Here’s how I heard it: If Wanda Landowska married Howard Hughes, divorced him and married Henry Kissenger, she would be Wanda Hughes Kissinger now.
Credit where credit is due — this could be his best drawing of a motor vehicle.
This is a stupid cartoon.
I should have replied days ago, but I’ve been swamped. If your posts are an indication, you write well. Writing doesn’t come easily to me, either, but I work at it. Most of writing is re-writing. I’ve spent the last week agonizing over three pages. I think I’ve got it now, but it took a lot of effort and many revisions. I can go on and on about the bad academic writing in the humanities, but I will spare you. The best book about writing that I know of is “Style: Toward Clarity and Grace”, by Joseph M. Williams.
And one last gripe. Way too many graduate students can’t write well. There’s nothing mysterious about good clear writing. It can be taught, and it should be taught — but not in graduate school. You can teach the fundamentals of good grammar in about eight weeks in grade eight. Not every student will learn it, but enough will. I hate to say this, but too many college teachers can’t write well, either, so of course they won’t be able to teach good writing.
And a comment about graduate courses. A lot of professors at my university seem to feel that a graduate course is kind of like a vacation. They would basically hand their classes over to the students. Each week one of the students would be responsible for leading the discussion based on the readings, and the teacher would sit back and watch. Yes, I get it, graduate students should begin to take more responsibility for their work, but I never felt that my job as a teacher was over. Graduate students still have a lot to learn and they still need a lot of guidance. Every week I would begin my three hour seminar with about an hour of lecture, to show the students something they needed to know. Then we would turn to discussion led by one of the students. My graduate students appreciated the work I put into the course.
A comment about the Humanities side of education. A lot of my humanities students got the impression somewhere along the way that the Humanities are less demanding than the sciences. I hate to say this, but I think some — too many — teachers in the Humanities have the same impression, and that’s the way they teach. Students used to tell me that in their other Humanities courses, all you needed to get a good grade was an ability to express an opinion. Not so in my classes. I always stressed the importance of evidence and clear argumentation. An opinion was not enough. The students noticed that my courses were different from most of the other Humanities courses. Some of them tranferred to other courses, but a lot discovered that they were learning something worthwhile and stayed. (But I couldn’t convince very many of them to take Latin or ancient Greek.)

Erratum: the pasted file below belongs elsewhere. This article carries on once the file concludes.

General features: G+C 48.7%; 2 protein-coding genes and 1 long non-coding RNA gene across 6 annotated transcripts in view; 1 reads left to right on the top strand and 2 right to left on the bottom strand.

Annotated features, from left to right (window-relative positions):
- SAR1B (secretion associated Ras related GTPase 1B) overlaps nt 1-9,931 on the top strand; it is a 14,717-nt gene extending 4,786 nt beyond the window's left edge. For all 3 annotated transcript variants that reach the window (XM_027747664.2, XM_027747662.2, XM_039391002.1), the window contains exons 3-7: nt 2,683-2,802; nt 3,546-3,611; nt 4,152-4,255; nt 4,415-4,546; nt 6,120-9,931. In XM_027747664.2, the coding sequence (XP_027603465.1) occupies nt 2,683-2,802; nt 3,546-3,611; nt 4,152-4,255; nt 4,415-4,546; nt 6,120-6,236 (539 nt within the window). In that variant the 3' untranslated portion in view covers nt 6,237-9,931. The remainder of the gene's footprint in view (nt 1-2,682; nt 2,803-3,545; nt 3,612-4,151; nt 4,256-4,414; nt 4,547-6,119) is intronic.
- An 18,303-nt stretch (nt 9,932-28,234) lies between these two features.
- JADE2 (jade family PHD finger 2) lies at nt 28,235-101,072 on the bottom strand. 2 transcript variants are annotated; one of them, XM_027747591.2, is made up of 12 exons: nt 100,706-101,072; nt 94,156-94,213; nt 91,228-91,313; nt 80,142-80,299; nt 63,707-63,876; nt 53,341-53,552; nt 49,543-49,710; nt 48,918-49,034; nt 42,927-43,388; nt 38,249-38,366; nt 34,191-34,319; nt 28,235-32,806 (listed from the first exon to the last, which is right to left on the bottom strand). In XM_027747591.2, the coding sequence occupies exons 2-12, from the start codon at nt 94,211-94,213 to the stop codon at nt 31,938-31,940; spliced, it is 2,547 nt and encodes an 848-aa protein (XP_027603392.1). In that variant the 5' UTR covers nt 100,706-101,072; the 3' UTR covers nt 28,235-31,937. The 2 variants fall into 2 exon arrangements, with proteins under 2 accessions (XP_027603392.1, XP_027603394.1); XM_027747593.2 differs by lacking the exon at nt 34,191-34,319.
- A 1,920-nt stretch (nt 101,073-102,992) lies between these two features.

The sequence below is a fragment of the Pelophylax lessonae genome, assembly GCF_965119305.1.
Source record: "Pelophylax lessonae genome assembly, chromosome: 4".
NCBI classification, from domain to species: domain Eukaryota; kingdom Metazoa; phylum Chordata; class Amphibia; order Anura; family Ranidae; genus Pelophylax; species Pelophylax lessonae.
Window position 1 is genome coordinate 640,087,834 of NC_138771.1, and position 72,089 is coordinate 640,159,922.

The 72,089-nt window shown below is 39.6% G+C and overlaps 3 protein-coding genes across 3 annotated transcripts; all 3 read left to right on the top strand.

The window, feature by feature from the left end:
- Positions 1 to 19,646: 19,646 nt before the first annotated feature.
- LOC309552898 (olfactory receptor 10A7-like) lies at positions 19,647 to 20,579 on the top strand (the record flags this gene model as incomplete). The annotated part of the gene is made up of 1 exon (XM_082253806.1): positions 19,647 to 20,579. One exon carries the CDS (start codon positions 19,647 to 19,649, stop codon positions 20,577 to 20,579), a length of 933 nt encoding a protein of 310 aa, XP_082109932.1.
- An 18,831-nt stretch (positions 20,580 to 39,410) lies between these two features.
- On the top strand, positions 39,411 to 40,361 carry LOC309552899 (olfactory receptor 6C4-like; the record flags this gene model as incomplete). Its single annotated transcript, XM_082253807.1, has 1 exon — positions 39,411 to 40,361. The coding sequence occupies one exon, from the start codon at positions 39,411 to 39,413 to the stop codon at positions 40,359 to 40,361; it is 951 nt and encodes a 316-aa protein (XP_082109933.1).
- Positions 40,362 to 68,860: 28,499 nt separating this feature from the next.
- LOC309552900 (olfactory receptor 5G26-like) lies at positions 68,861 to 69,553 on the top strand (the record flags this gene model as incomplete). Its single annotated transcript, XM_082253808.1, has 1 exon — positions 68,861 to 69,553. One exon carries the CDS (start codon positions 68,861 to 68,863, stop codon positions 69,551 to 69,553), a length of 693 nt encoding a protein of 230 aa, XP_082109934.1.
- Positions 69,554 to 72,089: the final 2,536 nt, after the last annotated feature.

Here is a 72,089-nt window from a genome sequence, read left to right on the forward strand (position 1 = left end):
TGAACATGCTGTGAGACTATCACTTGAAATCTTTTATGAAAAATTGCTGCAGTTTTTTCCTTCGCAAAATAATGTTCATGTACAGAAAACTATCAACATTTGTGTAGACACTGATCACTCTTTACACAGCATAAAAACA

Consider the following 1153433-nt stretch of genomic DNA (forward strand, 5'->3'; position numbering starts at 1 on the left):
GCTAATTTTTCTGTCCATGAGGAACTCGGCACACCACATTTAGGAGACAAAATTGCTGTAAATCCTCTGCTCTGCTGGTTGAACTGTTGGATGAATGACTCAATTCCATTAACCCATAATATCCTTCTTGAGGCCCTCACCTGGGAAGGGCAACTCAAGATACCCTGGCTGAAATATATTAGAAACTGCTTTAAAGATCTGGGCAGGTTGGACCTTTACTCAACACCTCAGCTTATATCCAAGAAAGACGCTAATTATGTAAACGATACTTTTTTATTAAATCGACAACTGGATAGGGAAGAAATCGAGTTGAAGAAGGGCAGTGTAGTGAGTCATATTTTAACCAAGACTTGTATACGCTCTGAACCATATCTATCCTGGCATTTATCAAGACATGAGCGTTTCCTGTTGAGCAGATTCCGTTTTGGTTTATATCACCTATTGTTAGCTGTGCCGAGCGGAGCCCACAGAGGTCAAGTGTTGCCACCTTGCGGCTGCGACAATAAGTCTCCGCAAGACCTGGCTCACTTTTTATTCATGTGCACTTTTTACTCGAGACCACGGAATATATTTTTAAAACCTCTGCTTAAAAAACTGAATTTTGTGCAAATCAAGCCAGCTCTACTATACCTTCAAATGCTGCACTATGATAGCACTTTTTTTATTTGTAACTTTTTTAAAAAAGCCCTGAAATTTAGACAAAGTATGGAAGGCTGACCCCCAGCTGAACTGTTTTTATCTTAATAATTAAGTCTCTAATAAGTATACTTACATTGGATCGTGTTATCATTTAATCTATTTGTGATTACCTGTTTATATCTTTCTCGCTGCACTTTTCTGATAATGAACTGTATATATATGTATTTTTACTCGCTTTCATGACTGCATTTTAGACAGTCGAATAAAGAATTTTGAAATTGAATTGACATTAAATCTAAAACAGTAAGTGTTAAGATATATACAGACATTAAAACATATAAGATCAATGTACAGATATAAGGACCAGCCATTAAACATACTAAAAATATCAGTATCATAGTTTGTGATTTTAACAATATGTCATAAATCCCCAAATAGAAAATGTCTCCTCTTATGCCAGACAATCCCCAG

What could be more fun than math? I took courses only as far as calculus, but I continue to read books about math, just for the fun of it. I stopped taking math courses because I was only moderately good at it. I went to a college with a very strong math program, and a lot of the other students in the math classes were the real deal. If there had been a separate stream of courses for people like me I would have continued.
Such a big topic. I’ve taught at the college level for many years. In general I find that the students are not well prepared. I don’t blame the students. By the time they get to college, it’s too late for the remedial work they need. If we want to improve education, we should start at the elementary level. The biggest problem, in my opinion, is not the lack of standards, it’s the lack of excitement. Little kids, in general, like to learn stuff, but there’s something about the school system that makes learning seem dull.
My favorite is tongue.